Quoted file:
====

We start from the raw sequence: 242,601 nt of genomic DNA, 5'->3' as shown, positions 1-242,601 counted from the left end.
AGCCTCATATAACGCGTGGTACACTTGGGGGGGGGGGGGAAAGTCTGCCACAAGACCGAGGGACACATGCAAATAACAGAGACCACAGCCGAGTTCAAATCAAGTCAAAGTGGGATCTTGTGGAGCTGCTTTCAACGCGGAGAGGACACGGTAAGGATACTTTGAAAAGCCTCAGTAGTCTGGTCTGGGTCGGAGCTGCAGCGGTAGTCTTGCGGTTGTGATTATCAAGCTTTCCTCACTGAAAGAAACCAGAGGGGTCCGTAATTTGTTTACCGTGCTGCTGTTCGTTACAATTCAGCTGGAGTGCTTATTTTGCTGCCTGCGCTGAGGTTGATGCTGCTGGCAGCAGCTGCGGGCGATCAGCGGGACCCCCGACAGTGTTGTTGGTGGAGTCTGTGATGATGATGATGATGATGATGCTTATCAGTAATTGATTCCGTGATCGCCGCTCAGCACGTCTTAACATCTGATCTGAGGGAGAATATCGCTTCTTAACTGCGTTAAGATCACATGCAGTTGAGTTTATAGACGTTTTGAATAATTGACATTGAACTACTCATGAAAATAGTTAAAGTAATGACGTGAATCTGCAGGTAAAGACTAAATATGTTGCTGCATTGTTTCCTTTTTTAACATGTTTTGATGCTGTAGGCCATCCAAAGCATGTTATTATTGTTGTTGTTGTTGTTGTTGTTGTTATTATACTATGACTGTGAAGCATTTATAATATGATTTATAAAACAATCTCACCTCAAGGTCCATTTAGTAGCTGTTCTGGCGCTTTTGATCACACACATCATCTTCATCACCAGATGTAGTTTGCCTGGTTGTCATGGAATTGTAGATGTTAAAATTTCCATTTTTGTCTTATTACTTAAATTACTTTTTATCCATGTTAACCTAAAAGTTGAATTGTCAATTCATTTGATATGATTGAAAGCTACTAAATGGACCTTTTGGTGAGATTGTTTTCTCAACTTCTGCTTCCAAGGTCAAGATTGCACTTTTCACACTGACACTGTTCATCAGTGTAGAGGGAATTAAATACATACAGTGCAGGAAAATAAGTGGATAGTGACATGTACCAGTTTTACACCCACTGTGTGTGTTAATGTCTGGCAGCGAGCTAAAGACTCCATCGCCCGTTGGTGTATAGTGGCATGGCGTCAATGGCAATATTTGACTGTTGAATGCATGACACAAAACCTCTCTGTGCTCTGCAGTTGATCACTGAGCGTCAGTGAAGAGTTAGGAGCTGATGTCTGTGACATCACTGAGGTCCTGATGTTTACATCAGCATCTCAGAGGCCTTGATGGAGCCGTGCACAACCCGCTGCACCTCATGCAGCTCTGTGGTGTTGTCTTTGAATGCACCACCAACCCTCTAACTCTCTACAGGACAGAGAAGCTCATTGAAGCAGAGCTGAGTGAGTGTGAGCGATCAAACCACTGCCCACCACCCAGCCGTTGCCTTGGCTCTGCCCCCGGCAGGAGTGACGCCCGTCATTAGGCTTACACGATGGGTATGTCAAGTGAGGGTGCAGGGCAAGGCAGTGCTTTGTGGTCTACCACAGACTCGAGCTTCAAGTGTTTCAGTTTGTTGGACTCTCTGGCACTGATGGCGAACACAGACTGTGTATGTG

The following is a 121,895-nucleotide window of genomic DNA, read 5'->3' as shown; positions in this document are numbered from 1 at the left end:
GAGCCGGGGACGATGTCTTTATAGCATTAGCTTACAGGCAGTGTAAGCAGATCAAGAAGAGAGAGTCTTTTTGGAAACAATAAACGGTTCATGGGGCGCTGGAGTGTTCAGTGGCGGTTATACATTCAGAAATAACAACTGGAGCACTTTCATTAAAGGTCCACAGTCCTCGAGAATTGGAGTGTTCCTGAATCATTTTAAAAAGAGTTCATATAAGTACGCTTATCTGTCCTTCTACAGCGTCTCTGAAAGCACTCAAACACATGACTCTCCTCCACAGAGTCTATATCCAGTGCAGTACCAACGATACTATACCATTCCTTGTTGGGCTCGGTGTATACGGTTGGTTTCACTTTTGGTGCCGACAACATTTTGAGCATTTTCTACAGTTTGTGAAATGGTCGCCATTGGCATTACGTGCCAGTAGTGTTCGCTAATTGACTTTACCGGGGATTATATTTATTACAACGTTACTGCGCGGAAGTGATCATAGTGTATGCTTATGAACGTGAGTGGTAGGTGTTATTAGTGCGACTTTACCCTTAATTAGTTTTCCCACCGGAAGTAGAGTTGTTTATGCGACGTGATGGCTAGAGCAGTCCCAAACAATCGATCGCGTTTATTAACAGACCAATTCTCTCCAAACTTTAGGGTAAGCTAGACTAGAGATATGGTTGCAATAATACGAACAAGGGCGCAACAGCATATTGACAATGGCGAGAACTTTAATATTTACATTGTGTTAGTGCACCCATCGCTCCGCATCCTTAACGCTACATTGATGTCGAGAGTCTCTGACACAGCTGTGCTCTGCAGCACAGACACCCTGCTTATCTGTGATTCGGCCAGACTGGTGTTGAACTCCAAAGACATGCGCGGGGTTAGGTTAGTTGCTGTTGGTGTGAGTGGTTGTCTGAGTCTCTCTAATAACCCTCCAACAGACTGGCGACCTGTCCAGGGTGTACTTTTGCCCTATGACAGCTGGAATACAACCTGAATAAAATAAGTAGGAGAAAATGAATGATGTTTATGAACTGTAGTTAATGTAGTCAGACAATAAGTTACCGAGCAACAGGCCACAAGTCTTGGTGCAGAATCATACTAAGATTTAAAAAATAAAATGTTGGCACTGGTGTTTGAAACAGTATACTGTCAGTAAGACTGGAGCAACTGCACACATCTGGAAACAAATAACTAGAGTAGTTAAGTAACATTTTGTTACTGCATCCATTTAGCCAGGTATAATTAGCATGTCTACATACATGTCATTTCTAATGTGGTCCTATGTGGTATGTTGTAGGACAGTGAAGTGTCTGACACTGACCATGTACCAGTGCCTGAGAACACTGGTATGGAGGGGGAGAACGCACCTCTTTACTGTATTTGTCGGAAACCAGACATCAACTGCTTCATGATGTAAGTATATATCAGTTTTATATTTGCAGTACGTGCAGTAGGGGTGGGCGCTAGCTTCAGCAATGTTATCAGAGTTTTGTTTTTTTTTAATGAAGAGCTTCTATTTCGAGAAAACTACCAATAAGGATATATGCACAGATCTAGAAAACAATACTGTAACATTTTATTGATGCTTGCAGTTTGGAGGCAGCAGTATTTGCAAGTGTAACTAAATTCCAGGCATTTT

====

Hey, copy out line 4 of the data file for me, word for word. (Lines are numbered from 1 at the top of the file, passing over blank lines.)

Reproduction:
GAGCCGGGGACGATGTCTTTATAGCATTAGCTTACAGGCAGTGTAAGCAGATCAAGAAGAGAGAGTCTTTTTGGAAACAATAAACGGTTCATGGGGCGCTGGAGTGTTCAGTGGCGGTTATACATTCAGAAATAACAACTGGAGCACTTTCATTAAAGGTCCACAGTCCTCGAGAATTGGAGTGTTCCTGAATCATTTTAAAAAGAGTTCATATAAGTACGCTTATCTGTCCTTCTACAGCGTCTCTGAAAGCACTCAAACACATGACTCTCCTCCACAGAGTCTATATCCAGTGCAGTACCAACGATACTATACCATTCCTTGTTGGGCTCGGTGTATACGGTTGGTTTCACTTTTGGTGCCGACAACATTTTGAGCATTTTCTACAGTTTGTGAAATGGTCGCCATTGGCATTACGTGCCAGTAGTGTTCGCTAATTGACTTTACCGGGGATTATATTTATTACAACGTTACTGCGCGGAAGTGATCATAGTGTATGCTTATGAACGTGAGTGGTAGGTGTTATTAGTGCGACTTTACCCTTAATTAGTTTTCCCACCGGAAGTAGAGTTGTTTATGCGACGTGATGGCTAGAGCAGTCCCAAACAATCGATCGCGTTTATTAACAGACCAATTCTCTCCAAACTTTAGGGTAAGCTAGACTAGAGATATGGTTGCAATAATACGAACAAGGGCGCAACAGCATATTGACAATGGCGAGAACTTTAATATTTACATTGTGTTAGTGCACCCATCGCTCCGCATCCTTAACGCTACATTGATGTCGAGAGTCTCTGACACAGCTGTGCTCTGCAGCACAGACACCCTGCTTATCTGTGATTCGGCCAGACTGGTGTTGAACTCCAAAGACATGCGCGGGGTTAGGTTAGTTGCTGTTGGTGTGAGTGGTTGTCTGAGTCTCTCTAATAACCCTCCAACAGACTGGCGACCTGTCCAGGGTGTACTTTTGCCCTATGACAGCTGGAATACAACCTGAATAAAATAAGTAGGAGAAAATGAATGATGTTTATGAACTGTAGTTAATGTAGTCAGACAATAAGTTACCGAGCAACAGGCCACAAGTCTTGGTGCAGAATCATACTAAGATTTAAAAAATAAAATGTTGGCACTGGTGTTTGAAACAGTATACTGTCAGTAAGACTGGAGCAACTGCACACATCTGGAAACAAATAACTAGAGTAGTTAAGTAACATTTTGTTACTGCATCCATTTAGCCAGGTATAATTAGCATGTCTACATACATGTCATTTCTAATGTGGTCCTATGTGGTATGTTGTAGGACAGTGAAGTGTCTGACACTGACCATGTACCAGTGCCTGAGAACACTGGTATGGAGGGGGAGAACGCACCTCTTTACTGTATTTGTCGGAAACCAGACATCAACTGCTTCATGATGTAAGTATATATCAGTTTTATATTTGCAGTACGTGCAGTAGGGGTGGGCGCTAGCTTCAGCAATGTTATCAGAGTTTTGTTTTTTTTTAATGAAGAGCTTCTATTTCGAGAAAACTACCAATAAGGATATATGCACAGATCTAGAAAACAATACTGTAACATTTTATTGATGCTTGCAGTTTGGAGGCAGCAGTATTTGCAAGTGTAACTAAATTCCAGGCATTTT